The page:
Nearly 16 months since the pandemic started, I still can’t manage to get through an entire book, a fact that is increasingly alarming to me. I keep telling myself that I just need one to get me back in the groove, and maybe (I hope) this’ll do it.
5. Shakespeare in the Park, July 6- Sept 18
It may be some time before Broadway is booming again, but you won’t have to miss out on world-class theater this summer because Shakespeare in the Park is back on for the 2021 season. The Public is bringing its beloved institution to Central Park’s Delacorte Theater starting July 6 with a new adaptation of The Merry Wives of Windsor set in South Harlem amidst a West African immigrant community.
As always, tickets are free, but you can only get them via digital lottery this year, and the people of Brooklyn are being specifically honored from July 19–24 so we’d suggest trying to get in then.
6. Rockaway Times Sandcastle Contest, July 11
Itching to show off your creative skills after being cooped up for nearly a year and a half? On Saturday, July 11, the Rockaway Times is sponsoring the 24th annual Sandcastle Contest at Beach 117th Street in the Rockaways from 11am–2pm, and it sounds like the perfect opportunity to add something new and interesting to your standard beach day.
There is no experience necessary to be a contestant, although you do have to bring your own buckets and tools (and artistic vision), and you may even win a prize. Of course, if you aren’t super confident in your sand-sculpting abilities, you can always swing by to ooh and ahh at everybody else’s creations.
7. The White Lotus, July 11
I really enjoyed Enlightened, an underrated, two-season HBO show from about a decade ago that was created by Mike White, so I was pleased to see that the uber-talented writer/actor/director has a new show coming to HBO this month called The White Lotus. The six-episode, limited series takes place over the course of a week in a Hawaiian resort inhabited by guests and staff who embody varying degrees of awfulness, and the star-studded cast—which includes Connie Britton, Jennifer Coolidge, Steve Zahn, and Molly Shannon—is reason enough alone to tune in when it premieres on July 11.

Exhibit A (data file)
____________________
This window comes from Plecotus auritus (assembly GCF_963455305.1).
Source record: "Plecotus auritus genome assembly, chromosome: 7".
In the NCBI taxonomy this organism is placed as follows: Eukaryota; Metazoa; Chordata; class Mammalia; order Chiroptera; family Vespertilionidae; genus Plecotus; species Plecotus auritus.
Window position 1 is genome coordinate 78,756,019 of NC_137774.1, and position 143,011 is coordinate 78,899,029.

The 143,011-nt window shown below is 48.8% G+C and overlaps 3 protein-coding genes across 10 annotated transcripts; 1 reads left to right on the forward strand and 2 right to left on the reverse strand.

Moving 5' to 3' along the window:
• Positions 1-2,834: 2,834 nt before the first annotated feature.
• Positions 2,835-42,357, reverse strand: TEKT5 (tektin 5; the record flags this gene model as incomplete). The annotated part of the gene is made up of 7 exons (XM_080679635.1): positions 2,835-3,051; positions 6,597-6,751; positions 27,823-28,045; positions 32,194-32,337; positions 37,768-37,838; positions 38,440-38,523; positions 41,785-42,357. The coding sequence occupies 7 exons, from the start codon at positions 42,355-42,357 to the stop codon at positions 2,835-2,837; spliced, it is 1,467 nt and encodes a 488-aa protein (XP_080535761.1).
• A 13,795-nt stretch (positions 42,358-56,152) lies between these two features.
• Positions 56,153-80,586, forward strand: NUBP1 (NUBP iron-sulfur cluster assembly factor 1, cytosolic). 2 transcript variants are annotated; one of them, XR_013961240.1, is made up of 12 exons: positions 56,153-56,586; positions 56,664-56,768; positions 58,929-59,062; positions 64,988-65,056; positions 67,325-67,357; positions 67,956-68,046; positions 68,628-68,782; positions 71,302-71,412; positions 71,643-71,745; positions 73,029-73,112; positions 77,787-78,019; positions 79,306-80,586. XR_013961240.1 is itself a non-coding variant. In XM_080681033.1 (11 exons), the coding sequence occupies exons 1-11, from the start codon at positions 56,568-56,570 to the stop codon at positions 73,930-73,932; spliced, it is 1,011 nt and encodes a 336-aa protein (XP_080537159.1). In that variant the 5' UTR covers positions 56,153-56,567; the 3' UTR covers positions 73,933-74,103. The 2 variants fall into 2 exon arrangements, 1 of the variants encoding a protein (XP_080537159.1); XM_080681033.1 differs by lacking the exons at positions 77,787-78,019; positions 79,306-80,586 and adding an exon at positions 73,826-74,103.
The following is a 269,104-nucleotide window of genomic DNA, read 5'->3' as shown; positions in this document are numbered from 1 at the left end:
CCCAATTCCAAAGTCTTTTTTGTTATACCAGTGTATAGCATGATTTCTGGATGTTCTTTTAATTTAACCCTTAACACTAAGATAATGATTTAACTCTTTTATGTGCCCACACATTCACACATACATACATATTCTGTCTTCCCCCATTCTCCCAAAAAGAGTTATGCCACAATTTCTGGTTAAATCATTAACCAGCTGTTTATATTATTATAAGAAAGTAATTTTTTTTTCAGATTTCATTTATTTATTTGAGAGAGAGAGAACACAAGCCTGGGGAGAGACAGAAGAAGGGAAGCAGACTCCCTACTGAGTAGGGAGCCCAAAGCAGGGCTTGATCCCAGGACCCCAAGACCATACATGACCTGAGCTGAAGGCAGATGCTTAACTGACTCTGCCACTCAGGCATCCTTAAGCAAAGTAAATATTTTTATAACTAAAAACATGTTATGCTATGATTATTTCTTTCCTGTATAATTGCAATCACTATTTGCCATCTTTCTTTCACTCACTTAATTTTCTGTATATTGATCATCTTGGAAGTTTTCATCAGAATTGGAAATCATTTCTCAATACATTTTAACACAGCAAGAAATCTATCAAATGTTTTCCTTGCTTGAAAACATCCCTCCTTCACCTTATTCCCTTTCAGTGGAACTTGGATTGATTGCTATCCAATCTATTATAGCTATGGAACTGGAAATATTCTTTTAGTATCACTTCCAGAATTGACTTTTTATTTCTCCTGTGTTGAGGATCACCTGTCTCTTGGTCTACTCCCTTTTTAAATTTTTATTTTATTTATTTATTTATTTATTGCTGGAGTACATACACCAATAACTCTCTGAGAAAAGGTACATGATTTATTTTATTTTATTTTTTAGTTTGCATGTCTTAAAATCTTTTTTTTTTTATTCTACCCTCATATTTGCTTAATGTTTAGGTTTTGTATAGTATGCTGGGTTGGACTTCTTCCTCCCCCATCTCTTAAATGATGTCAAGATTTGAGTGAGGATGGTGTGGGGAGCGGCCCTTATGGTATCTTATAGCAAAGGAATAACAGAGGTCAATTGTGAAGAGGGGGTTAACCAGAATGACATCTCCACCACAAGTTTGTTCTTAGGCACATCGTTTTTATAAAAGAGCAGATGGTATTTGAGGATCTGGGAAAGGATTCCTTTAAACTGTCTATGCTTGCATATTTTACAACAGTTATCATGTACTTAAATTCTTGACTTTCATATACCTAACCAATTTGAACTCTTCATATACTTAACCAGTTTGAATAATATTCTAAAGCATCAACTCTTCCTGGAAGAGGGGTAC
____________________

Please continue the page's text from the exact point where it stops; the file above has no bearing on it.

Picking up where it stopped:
8. Celebrate Brooklyn opening, July 31
Although the schedule is starting a little later than we’re used to this year, live Celebrate Brooklyn! concerts are officially back in action on July 31, for the long-awaited opening night of the 2021 season, when neo-soul artist Ari Lennox takes the stage in the Prospect Park Bandshell with Kamauu, a politically conscious rapper and poet, and Nesta, a Queens-based R&B act. The summer series runs through Sept. 18, and the lineup includes big names like The Roots, Trombone Shorty, and Glass Animals.
9. The Sopranos rewatch, anytime
OK, so maybe it’s cheating a little to list a show that has been around for actual decades in a July 2021 culture preview, but hear me out: I’ve been talking a big game about rewatching The Sopranos, the show that ushered in the Golden Age of television, for years. The fact that the trailer for the prequel, The Many Saints of Newark, dropped last week, finally lit the fire under me, because I only have to get through all six seasons before Oct. 1. If you are so inclined, and have an HBO subscription, why don’t you join me?